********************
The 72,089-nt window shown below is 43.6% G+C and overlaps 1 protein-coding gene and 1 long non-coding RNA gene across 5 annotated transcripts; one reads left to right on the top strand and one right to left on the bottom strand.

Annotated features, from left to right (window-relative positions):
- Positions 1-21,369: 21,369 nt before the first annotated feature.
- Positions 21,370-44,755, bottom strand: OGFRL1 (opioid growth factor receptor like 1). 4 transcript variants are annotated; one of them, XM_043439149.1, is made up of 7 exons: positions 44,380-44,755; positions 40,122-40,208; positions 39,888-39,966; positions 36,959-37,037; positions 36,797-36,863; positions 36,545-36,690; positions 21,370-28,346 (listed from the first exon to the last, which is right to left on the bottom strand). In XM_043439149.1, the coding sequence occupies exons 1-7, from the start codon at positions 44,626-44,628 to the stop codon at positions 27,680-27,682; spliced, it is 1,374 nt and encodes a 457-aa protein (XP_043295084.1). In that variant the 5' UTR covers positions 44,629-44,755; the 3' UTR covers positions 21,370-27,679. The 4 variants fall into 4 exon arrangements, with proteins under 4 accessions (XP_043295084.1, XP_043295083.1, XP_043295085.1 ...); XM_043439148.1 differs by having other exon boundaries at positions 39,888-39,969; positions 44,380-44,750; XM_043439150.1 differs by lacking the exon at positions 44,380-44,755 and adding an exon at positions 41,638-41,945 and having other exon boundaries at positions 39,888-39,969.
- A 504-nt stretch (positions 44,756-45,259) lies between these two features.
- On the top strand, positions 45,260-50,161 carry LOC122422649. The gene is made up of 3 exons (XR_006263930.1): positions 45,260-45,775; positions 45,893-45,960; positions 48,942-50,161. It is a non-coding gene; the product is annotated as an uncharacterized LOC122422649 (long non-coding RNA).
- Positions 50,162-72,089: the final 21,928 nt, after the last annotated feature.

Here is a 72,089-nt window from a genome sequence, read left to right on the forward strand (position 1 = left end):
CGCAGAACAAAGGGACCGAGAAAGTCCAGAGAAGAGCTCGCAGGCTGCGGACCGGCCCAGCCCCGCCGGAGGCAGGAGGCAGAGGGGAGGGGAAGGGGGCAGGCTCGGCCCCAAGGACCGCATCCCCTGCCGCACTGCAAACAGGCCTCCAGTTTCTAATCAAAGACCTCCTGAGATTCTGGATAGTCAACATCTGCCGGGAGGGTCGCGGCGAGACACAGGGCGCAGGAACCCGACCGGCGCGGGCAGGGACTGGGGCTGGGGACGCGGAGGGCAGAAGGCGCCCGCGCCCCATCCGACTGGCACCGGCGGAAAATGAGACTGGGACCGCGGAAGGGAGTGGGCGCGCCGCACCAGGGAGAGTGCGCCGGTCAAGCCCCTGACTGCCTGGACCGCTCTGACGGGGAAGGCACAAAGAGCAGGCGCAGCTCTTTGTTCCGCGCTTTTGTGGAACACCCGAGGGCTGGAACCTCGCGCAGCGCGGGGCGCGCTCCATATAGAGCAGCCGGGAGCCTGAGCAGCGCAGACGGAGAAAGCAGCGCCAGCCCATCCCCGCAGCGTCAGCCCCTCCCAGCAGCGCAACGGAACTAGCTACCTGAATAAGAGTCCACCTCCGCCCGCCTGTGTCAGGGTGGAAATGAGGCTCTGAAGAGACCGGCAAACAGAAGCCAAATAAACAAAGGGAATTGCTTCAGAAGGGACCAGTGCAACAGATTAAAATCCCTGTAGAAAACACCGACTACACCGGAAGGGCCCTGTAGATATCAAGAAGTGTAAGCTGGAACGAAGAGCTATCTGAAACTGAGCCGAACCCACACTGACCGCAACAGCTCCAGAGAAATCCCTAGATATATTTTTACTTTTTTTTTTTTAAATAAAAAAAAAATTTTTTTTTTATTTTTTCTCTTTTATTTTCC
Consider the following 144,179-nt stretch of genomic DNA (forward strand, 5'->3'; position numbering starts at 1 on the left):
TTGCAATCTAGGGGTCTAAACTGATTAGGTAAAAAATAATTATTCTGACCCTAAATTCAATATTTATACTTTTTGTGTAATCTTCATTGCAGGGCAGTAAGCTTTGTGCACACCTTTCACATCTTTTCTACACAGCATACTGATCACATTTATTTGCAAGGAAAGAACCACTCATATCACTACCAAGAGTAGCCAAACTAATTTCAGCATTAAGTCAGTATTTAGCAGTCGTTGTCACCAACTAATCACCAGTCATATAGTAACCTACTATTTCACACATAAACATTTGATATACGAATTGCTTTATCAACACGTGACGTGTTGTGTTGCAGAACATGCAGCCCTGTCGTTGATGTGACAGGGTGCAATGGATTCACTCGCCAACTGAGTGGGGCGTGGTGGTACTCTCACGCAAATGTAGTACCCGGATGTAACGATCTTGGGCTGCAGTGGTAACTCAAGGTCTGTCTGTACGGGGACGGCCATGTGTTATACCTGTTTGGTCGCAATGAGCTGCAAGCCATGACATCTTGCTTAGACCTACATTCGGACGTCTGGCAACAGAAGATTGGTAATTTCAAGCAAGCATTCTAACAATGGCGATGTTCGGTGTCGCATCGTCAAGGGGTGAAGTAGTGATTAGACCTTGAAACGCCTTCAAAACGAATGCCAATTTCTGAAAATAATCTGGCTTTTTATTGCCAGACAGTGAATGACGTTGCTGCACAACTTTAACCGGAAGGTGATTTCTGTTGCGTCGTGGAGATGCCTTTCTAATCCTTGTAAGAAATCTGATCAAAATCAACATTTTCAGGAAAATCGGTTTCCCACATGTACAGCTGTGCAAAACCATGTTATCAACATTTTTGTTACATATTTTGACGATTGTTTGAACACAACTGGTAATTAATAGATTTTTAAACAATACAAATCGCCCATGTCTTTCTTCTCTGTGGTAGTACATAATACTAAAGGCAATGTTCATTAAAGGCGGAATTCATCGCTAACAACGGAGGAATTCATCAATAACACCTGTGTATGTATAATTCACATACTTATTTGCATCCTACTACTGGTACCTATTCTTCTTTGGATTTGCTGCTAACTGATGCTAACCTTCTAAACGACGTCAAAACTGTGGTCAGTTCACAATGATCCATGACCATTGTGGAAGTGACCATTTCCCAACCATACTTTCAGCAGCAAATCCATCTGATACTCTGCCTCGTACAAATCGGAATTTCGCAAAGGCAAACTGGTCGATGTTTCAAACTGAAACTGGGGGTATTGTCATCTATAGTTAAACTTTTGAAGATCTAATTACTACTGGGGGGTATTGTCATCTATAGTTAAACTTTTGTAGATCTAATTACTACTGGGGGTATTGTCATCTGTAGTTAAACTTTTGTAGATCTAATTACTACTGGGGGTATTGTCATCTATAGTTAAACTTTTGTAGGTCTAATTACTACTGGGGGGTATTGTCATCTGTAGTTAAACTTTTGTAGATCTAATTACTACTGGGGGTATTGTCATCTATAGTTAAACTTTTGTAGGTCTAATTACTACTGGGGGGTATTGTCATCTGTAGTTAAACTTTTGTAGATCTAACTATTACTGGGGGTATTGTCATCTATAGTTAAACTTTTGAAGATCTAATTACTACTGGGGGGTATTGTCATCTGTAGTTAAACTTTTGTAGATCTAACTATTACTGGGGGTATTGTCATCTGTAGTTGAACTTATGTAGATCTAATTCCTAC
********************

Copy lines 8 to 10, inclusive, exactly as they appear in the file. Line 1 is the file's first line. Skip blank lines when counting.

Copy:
Here is a 72,089-nt window from a genome sequence, read left to right on the forward strand (position 1 = left end):
CGCAGAACAAAGGGACCGAGAAAGTCCAGAGAAGAGCTCGCAGGCTGCGGACCGGCCCAGCCCCGCCGGAGGCAGGAGGCAGAGGGGAGGGGAAGGGGGCAGGCTCGGCCCCAAGGACCGCATCCCCTGCCGCACTGCAAACAGGCCTCCAGTTTCTAATCAAAGACCTCCTGAGATTCTGGATAGTCAACATCTGCCGGGAGGGTCGCGGCGAGACACAGGGCGCAGGAACCCGACCGGCGCGGGCAGGGACTGGGGCTGGGGACGCGGAGGGCAGAAGGCGCCCGCGCCCCATCCGACTGGCACCGGCGGAAAATGAGACTGGGACCGCGGAAGGGAGTGGGCGCGCCGCACCAGGGAGAGTGCGCCGGTCAAGCCCCTGACTGCCTGGACCGCTCTGACGGGGAAGGCACAAAGAGCAGGCGCAGCTCTTTGTTCCGCGCTTTTGTGGAACACCCGAGGGCTGGAACCTCGCGCAGCGCGGGGCGCGCTCCATATAGAGCAGCCGGGAGCCTGAGCAGCGCAGACGGAGAAAGCAGCGCCAGCCCATCCCCGCAGCGTCAGCCCCTCCCAGCAGCGCAACGGAACTAGCTACCTGAATAAGAGTCCACCTCCGCCCGCCTGTGTCAGGGTGGAAATGAGGCTCTGAAGAGACCGGCAAACAGAAGCCAAATAAACAAAGGGAATTGCTTCAGAAGGGACCAGTGCAACAGATTAAAATCCCTGTAGAAAACACCGACTACACCGGAAGGGCCCTGTAGATATCAAGAAGTGTAAGCTGGAACGAAGAGCTATCTGAAACTGAGCCGAACCCACACTGACCGCAACAGCTCCAGAGAAATCCCTAGATATATTTTTACTTTTTTTTTTTTAAATAAAAAAAAAATTTTTTTTTTATTTTTTCTCTTTTATTTTCC
Consider the following 144,179-nt stretch of genomic DNA (forward strand, 5'->3'; position numbering starts at 1 on the left):